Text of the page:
Habitats of North Carolina
Habitat Group:
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Members of General Hardwood Forests:
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General Hardwood Forests
Montane Mesic Forests with Seepages/Headwater Streams
Habitat Overview Members of this habitat include species such as semi-terrestrial salamanders, whose larvae require seeps and headwater streams for development, but whose adults roam widely across the forest floor in search of food and that take shelter under logs or in terrestrial burrows. Also included are species that do the opposite, for example, the American Water Shrew, which den and raise their young on land but that forage primarily in streams or along their edges. All members of this habitat occur almost entirely in the Mountains.


Related NHP Natural Communities Most of the seepage communities used by this habitat group are small and probably best fit the Low Elevation Seep (Piedmont/Mountain Springhead Subtype) NHP community type. Other communities that are larger, more open, and more closely akin to montane bogs may also be used, including High Elevation Boggy Seep, Rich Montane Seep, and Low Elevation Seep (Typic, Montane, and Floodplain Subtypes). Mesic forest communities used by the adults of this group include: Northern Hardwood Forest, High Elevation Birch Boulderfield Forest, Rich Cove Forest, Acidic Cove Forest, and Canada Hemlock Forest.
Determining Species
Taxa Global RankState RankProbability of Extirpation (PE)
SALAMANDERS
Desmognathus aeneus - Seepage Salamander G3S30.0058
Desmognathus carolinensis - Carolina Mountain Dusky Salamander G4S30.0058
Desmognathus imitator - Imitator Salamander G3S30.0058
Desmognathus ocoee - Ocoee Salamander G5S40.0007
Desmognathus orestes - Blue Ridge Dusky Salamander G4S30.0058
MAMMALS
Sorex palustris - American Water Shrew G5S30.0058
Expected Number of Extirpations with a PE value (Sum of PE) = 0.0297
N = Number of Extant Species with a PE value = 6
Average PE = ENE/N = 0.0050
Number of S5 species = 0
Proportion of Secure Species = Number of S5 Species/N = 0.0000
Habitat Risk Index = ENE x (1 – PSS) = 0.0297

Candidates for Inclusion Crayfish and other invertebrates associated with montane seeps can be included in this habitat type once websites have been developed for their taxa
Habitat Sub-sets
Distribution Map
Distribution
Survey Coverage Map
Survey Coverage
Survey Priorities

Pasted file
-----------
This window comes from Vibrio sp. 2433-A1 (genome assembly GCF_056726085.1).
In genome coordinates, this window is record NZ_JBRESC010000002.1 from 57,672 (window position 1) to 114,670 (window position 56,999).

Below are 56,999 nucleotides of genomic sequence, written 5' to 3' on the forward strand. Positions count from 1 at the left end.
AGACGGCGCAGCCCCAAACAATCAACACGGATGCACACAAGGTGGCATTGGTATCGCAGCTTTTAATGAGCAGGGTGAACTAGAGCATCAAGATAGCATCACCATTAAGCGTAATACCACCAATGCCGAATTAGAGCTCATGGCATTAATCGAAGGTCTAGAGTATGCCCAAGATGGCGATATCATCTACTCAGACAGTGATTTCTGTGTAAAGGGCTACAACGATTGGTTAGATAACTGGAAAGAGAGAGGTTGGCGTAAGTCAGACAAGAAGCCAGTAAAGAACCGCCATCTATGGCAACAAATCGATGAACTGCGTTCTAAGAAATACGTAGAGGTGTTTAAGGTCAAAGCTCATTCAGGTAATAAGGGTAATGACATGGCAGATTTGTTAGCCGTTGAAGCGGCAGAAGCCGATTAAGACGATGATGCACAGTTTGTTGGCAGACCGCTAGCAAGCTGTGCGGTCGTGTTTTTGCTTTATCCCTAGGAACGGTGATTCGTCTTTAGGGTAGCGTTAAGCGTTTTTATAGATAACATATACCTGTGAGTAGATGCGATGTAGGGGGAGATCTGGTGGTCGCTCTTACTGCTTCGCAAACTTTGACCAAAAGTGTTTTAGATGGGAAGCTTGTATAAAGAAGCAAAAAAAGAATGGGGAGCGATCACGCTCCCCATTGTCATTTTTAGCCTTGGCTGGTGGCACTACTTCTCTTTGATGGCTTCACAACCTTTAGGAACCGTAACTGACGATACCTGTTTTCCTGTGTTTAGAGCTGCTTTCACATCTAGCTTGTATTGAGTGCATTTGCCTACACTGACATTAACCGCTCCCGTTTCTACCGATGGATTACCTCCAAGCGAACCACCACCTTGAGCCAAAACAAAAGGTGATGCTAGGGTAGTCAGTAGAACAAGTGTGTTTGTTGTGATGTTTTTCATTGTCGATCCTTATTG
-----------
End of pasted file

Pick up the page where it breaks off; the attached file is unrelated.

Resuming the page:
Average Imperilment of Habitat Members
Habitat Conservation Status The average Imperilment Score for this habitat group is 4.02, roughly corresponding to an NHP rank of G5 S1S2, i.e., of no conservation significance at the global level but of high significance at the state level. However, two of the five members of this habitat are ranked as G3, indicating at least a minimum level of significance at the global level. Conversely, none of the members have a high level state rank, although four of the five have a state rank of S3, a moderate level of significance at the state level.
High Quality Habitat Occurrence Table
High Quality Habitat Occurrences
Protected Habitat Occurrences
Threats and Trends
Status Summary
Stewardship Recommendations
References Burley, L.A., Moyer, A.T. and Petranka, J.W., 2006. Density of an intraguild predator mediates feeding group size, intraguild egg predation, and intra-and interspecific competition. Oecologia, 148(4):641-649.

Petranka, J.W., 1998. Salamanders of the United States and Canada. Smithsonian Institution Press.

Petranka, J.W. and Smith, C.K., 2005. A functional analysis of streamside habitat use by southern Appalachian salamanders: Implications for riparian forest management. Forest Ecology and Management, 210:443-454.

Weakley, A.S., and M.P. Schafale. 1994. Non-alluvial wetlands of the southern Blue Ridge: diversity in a threatened ecosystem. Water, Air and Soil Pollution 77: 359-383. [Also published in Trettin, C.C., W.M. Aust, and J. Wisniewski. 1995. Wetlands of the interior southeastern United States. Kluwer Academic Publishers, Dordrecht, The Netherlands]

Wichmann, B.L. 2009. Vegetation of geographically isolated montane non-alluvial wetlands of the southern Blue Ridge of North Carolina. M.S. Thesis. North Carolina State University.
Updated on 2020-11-14 21:23:06